+-+-+-+-+-+-+-+-+-+-+-+-+-+-+-+-+
                     |      CTL      |      OUI ...  |
                     +-+-+-+-+-+-+-+-+               +
                     |          ... OUI              |
                     +-+-+-+-+-+-+-+-+-+-+-+-+-+-+-+-+
                     |           Ethertype           |
                     +-+-+-+-+-+-+-+-+-+-+-+-+-+-+-+-+
                     |             IPv6              |
                     +-                             -+
                     |            header             |
                     +-                             -+
                     |             and               |
                     +-                             -+
                     /            payload ...        /
                     +-+-+-+-+-+-+-+-+-+-+-+-+-+-+-+-+

                    (Each tic mark represents one bit.)

   FDDI Header Fields:

   FC          The Frame Code must be in the range 50 to 57
               hexadecimal, inclusive, with the three low order bits
               indicating the frame priority.

   DSAP, SSAP  Both the DSAP and SSAP fields shall contain the value AA
               hexadecimal, indicating SNAP encapsulation.

   CTL         The Control field shall be set to 03 hexadecimal,
               indicating Unnumbered Information.

   OUI         The Organizationally Unique Identifier shall be set to
               000000 hexadecimal.

   Ethertype   The Ethernet protocol type ("ethertype") shall be set to
               the value 86DD hexadecimal.


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4.  Interaction with Bridges

802.1d MAC bridges which connect different media, for example Ethernet and FDDI, have become very widespread. Some of them do IPv4 packet fragmentation and/or support IPv4 Path MTU discovery [RFC 1981], many others do not, or do so incorrectly. Use of IPv6 in a bridged mixed-media environment must not depend on support from MAC bridges, unless those bridges are known to correctly implement IPv6 Path MTU Discovery [RFC 1981, ICMPV6].

For correct operation when mixed media are bridged together by bridges which do not support IPv6 Path MTU Discovery, the smallest MTU of all the media must be advertised by routers in an MTU option. If there are no routers present, this MTU must be manually configured in each node which is connected to a medium with a default MTU larger than the smallest MTU.



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5.  Stateless Autoconfiguration

The Interface Identifier [RFC2373] (Hinden, R. and S. Deering, “IP Version 6 Addressing Architecture,” July 1998.) for an FDDI interface is based on the EUI-64 identifier [_XREF_EUI64] (, “Guidelines For 64-bit Global Identifier (EUI-64),” .) derived from the interface's built-in 48-bit IEEE 802 address. The EUI-64 is formed as follows. (Canonical bit order is assumed throughout. See [RFC2469] (Narten, T. and C. Burton, “A Caution On The Canonical Ordering Of Link-Layer Addresses,” December 1998.) for a caution on bit-order effects in LAN interfaces.)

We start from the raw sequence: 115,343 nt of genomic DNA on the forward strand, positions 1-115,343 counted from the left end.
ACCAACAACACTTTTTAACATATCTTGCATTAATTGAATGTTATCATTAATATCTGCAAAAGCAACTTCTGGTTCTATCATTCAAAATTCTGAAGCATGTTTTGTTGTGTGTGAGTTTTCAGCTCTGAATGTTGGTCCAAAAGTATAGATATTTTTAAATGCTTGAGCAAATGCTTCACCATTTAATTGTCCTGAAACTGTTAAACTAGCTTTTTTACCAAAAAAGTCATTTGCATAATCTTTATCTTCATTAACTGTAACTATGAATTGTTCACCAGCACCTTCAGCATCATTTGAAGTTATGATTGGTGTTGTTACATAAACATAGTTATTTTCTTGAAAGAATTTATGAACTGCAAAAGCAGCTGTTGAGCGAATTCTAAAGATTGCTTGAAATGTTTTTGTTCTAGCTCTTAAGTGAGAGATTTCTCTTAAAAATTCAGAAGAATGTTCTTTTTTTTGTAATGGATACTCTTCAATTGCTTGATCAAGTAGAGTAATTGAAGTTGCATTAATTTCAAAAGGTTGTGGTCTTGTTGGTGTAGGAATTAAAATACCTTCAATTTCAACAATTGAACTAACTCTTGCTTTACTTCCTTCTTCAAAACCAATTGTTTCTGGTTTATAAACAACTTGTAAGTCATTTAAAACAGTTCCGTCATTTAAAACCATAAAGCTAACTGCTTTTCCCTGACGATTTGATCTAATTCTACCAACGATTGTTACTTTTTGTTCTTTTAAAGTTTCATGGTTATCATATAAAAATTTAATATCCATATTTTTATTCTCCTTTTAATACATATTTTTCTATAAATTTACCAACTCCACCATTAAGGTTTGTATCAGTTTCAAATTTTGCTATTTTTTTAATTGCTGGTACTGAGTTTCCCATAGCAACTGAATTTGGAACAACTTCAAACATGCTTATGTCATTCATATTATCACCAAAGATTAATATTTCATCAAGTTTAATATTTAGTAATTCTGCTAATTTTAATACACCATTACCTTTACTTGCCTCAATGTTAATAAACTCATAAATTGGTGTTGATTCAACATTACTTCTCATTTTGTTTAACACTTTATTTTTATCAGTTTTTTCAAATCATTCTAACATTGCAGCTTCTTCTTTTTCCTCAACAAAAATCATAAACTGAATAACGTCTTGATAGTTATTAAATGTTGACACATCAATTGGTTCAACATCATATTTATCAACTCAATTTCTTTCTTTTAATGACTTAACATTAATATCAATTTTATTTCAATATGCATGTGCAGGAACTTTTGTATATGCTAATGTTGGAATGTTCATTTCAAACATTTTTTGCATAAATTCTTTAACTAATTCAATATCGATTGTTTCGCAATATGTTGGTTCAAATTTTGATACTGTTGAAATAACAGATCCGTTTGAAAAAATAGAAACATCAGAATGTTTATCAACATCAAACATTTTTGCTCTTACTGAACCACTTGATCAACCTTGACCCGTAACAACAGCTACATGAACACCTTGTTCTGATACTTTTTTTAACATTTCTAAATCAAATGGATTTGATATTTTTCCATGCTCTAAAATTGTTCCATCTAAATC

The OUI of the FDDI MAC address (the first three octets) becomes the company_id of the EUI-64 (the first three octets). The fourth and fifth octets of the EUI are set to the fixed value FFFE hexadecimal. The last three octets of the FDDI MAC address become the last three octets of the EUI-64.

The Interface Identifier is then formed from the EUI-64 by complementing the "Universal/Local" (U/L) bit, which is the next-to- lowest order bit of the first octet of the EUI-64. For further discussion on this point, see [RFC2464] (Crawford, M., “Transmission of IPv6 Packets over Ethernet Networks,” December 1998.) and [RFC2373] (Hinden, R. and S. Deering, “IP Version 6 Addressing Architecture,” July 1998.). For example, the Interface Identifier for an FDDI interface whose built-in address is, in hexadecimal,

34-56-78-9A-BC-DE

would be

36-56-78-FF-FE-9A-BC-DE.

A different MAC address set manually or by software should not be used to derive the Interface Identifier. If such a MAC address must be used, its global uniqueness property should be reflected in the value of the U/L bit.

An IPv6 address prefix used for stateless autoconfiguration [RFC2462] (Thomson, S. and T. Narten, “IPv6 Stateless Address Autoconfiguration,” December 1998.) of an FDDI interface must have a length of 64 bits.



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6.  Link-Local Addresses

The IPv6 link-local address [RFC2373] (Hinden, R. and S. Deering, “IP Version 6 Addressing Architecture,” July 1998.) for an FDDI interface is formed by appending the Interface Identifier, as defined above, to the prefix FE80::/64.

     10 bits            54 bits                  64 bits
   +----------+-----------------------+----------------------------+
   |1111111010|         (zeros)       |    Interface Identifier    |
   +----------+-----------------------+----------------------------+


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7.  Address Mapping -- Unicast